All wards
in Hélène Cixous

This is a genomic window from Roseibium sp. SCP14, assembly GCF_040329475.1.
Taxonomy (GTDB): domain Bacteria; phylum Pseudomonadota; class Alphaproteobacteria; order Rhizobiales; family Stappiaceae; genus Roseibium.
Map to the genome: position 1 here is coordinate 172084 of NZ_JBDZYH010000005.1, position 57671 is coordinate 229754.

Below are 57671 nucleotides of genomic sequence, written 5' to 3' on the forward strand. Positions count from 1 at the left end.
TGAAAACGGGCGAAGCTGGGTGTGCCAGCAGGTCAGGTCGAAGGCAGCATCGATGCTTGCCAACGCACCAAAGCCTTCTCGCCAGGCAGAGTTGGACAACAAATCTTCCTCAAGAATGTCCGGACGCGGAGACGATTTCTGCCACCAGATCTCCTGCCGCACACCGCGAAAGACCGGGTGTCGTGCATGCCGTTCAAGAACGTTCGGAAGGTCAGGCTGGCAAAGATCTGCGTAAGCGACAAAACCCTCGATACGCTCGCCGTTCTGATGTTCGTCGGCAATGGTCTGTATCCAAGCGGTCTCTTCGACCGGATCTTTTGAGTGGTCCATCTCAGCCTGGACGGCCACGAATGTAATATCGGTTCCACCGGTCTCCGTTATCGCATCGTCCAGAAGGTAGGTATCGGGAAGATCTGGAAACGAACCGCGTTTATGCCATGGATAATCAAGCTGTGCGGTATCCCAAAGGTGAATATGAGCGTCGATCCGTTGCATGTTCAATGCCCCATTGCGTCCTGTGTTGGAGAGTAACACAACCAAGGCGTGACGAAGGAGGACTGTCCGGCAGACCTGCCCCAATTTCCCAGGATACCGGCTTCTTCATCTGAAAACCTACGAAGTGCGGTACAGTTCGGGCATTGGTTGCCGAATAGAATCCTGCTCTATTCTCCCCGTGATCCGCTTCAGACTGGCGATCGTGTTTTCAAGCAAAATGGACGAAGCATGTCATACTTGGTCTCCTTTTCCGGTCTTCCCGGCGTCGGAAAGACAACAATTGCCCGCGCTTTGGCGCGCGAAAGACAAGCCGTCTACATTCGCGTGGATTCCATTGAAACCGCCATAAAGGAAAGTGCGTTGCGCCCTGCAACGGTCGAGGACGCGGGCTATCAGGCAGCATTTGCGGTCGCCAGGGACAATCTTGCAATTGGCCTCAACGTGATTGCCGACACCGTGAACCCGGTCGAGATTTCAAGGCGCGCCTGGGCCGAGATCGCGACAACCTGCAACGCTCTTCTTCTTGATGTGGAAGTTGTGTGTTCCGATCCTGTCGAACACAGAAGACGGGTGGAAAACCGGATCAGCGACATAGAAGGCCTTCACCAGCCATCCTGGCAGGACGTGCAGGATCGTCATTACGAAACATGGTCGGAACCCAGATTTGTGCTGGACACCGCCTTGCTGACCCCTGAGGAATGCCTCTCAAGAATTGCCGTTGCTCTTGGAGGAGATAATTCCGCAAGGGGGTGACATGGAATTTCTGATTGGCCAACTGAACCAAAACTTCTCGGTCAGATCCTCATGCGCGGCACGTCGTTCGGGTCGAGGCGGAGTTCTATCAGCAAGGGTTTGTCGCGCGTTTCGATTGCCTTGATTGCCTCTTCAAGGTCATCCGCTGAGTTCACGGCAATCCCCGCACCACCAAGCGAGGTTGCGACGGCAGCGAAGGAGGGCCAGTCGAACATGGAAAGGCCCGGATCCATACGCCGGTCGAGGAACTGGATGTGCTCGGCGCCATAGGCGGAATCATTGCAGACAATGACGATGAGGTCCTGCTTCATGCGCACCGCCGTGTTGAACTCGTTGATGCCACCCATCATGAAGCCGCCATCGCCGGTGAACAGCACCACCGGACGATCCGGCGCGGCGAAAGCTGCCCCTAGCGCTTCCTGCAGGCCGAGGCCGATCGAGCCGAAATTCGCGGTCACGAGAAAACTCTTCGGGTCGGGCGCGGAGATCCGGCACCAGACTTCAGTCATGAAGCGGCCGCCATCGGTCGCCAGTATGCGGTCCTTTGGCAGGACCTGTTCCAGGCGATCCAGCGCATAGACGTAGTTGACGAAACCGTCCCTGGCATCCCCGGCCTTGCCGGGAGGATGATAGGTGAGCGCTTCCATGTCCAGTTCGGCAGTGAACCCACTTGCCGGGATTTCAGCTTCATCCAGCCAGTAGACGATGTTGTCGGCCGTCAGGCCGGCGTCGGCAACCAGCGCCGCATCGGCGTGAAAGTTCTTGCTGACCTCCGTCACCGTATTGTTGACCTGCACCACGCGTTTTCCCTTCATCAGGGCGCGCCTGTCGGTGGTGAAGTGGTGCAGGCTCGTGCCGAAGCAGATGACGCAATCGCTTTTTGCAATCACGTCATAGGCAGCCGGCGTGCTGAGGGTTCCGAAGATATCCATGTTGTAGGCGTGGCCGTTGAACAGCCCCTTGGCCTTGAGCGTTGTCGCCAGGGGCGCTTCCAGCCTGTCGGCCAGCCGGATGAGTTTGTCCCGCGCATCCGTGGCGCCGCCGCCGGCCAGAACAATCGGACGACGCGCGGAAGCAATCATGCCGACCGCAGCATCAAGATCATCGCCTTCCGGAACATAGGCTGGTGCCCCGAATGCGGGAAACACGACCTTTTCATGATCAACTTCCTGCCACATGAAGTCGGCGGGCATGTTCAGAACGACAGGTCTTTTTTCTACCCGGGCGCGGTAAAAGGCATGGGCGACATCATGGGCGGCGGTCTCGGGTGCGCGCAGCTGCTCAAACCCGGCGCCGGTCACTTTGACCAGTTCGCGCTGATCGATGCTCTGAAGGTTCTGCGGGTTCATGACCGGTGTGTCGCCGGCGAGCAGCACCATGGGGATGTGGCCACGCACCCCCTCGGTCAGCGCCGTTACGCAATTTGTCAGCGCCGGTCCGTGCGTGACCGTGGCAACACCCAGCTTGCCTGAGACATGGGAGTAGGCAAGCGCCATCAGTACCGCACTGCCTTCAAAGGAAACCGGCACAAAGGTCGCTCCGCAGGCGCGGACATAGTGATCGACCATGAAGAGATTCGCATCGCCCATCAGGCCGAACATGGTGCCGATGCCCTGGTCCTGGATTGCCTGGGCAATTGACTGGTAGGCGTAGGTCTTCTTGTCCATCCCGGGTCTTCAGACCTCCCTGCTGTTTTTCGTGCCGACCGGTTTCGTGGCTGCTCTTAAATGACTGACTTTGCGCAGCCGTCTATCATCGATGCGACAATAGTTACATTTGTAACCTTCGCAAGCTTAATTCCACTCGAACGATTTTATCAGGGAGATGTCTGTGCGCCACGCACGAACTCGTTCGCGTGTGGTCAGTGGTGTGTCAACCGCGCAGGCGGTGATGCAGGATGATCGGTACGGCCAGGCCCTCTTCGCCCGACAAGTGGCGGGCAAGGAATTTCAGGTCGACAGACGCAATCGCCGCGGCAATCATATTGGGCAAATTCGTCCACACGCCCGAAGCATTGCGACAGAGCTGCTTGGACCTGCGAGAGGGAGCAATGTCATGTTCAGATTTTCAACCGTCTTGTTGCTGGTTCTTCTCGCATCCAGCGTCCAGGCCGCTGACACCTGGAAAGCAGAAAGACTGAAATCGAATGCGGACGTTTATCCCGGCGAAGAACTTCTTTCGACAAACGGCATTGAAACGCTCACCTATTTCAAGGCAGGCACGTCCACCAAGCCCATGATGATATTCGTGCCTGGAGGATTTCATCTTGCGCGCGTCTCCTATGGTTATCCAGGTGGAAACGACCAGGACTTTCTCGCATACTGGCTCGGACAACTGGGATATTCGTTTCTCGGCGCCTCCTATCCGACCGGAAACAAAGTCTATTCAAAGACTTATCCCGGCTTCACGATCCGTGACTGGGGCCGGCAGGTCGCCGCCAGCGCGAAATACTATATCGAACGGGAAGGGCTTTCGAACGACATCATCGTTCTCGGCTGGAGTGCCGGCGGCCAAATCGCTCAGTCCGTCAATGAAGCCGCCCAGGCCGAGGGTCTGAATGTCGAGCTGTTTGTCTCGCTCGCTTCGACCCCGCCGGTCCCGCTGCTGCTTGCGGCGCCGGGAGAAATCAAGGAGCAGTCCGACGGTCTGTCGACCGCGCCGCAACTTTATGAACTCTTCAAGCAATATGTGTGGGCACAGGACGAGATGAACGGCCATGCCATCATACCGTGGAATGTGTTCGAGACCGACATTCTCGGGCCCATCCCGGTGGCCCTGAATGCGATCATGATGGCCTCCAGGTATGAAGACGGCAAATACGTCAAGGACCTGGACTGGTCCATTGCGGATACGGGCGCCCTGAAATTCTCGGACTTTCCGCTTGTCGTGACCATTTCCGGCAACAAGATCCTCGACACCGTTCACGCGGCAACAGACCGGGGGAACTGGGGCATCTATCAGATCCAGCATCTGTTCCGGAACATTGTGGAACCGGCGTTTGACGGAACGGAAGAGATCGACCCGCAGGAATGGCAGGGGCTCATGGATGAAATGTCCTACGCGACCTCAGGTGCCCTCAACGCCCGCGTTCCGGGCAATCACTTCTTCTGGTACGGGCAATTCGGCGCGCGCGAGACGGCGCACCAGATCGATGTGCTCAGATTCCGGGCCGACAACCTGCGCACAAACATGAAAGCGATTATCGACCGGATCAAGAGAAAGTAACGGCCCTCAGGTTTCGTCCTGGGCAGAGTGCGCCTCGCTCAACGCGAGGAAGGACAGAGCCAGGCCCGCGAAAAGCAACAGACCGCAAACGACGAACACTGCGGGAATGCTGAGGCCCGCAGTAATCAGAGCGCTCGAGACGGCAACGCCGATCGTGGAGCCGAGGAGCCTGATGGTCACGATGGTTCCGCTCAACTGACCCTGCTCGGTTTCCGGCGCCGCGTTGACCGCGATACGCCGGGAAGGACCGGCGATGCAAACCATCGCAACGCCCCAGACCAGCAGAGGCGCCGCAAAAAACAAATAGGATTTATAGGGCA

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How does one finish a book about Hélène Cixous, a writer who is endlessly concerned with open ends, with what she calls ‘the book I don’t write’, and with the conviction that, quite apart from the living, ‘no dead person has ever said their last word’? ‘All wards’ is a neologistic formulation suggested by Cixous as a way of thinking about both writing and life. Exploration of the phrase leads to a discussion of ‘lingophobia’ (‘fear of language’ as well as ‘fear of the tongue’) and the ‘unidentifiable literary object’ (ULO), a term that, it is suggested, describes as well as any other the kind of texts she writes. At stake here is a distinction between realism and what Cixous calls ‘realistizing’. This chapter focuses on the concept of character (the subject of her remarkable early essay ‘The Character of “Character”’) and also explores the figure of the ULO in the context of Nicholas Royle’s An English Guide to Birdwatching and Agatha Christie’s Peril at End House, as well as Shakespeare.

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